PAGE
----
The Chronicle of Philanthropy ran an opinion piece several weeks ago about the new $50 million Social Innovation Fund (SIF) created in the Kennedy Serve America Act. The author, Vince Stehle from Surdna Foundation, asks Will the White House Social Innovation Fund Become a Beacon — or a Distraction?
After pondering his question and then discussing it with several colleagues, I’d like to suggest that it’s neither. To me, the creation of the SIF and its promise of financial capital to support proven solutions to community challenges is more a validation that the nonprofit sector is an important source for innovation in this country.
Most people think of the medical industry or NASA or Silicon Valley when they hear the words “innovator” or “innovation.” And people also usually associate the terms “charity” and “donations” or maybe even “hand outs” with nonprofits, social service organizations or social causes.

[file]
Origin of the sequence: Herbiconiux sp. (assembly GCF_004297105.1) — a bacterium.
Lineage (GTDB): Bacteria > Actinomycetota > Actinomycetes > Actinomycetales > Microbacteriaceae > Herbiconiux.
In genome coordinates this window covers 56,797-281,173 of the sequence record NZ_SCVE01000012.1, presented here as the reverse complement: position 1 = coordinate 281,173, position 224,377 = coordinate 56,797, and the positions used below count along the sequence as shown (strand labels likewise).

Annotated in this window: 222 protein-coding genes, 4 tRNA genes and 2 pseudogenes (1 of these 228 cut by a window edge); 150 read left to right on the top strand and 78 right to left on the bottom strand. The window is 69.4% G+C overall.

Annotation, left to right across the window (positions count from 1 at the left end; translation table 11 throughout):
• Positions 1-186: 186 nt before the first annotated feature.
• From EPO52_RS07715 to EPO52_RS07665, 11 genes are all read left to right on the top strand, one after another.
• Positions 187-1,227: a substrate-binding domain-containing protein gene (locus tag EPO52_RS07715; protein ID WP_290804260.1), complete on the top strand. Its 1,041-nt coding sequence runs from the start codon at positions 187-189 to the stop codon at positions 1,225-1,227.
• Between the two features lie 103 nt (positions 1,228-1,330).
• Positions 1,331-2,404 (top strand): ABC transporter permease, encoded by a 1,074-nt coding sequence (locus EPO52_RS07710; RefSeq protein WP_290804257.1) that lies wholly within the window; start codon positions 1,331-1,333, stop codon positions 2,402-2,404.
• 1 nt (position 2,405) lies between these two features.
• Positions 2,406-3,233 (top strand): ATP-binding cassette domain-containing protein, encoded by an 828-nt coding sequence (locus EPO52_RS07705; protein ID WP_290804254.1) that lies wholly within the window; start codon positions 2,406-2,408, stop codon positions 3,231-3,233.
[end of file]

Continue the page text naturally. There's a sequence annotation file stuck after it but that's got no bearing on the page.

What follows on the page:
The SIF is a platform that helps turn this paradigm on its side. And I think the Millennials, more than any other age cohort in the workforce today, understand this shift well.
Many of the best and brightest graduates are searching for jobs related to global or domestic issues or social problems. They are innovating in this space by creating new ways to support important social causes or developing more efficient systems and processes to tackle challenges that have endured in the nonprofit sector for years. Some well-known examples include Teach for America, Facebook Causes and kiva.org.
Like Stehle, I hope that the nonprofit community views the SIF as something greater than a source for funding. Because despite its modest pool of resources, the SIF has “tremendous upside potential,” as Hubie Brown likes to say.
It’s an opportunity for the sector to begin to reposition itself as “resource generators,” rather than solely being viewed as “resource consumers.” And, I’m looking forward to the legacy of innovations and innovators the SIF will inspire for years to come.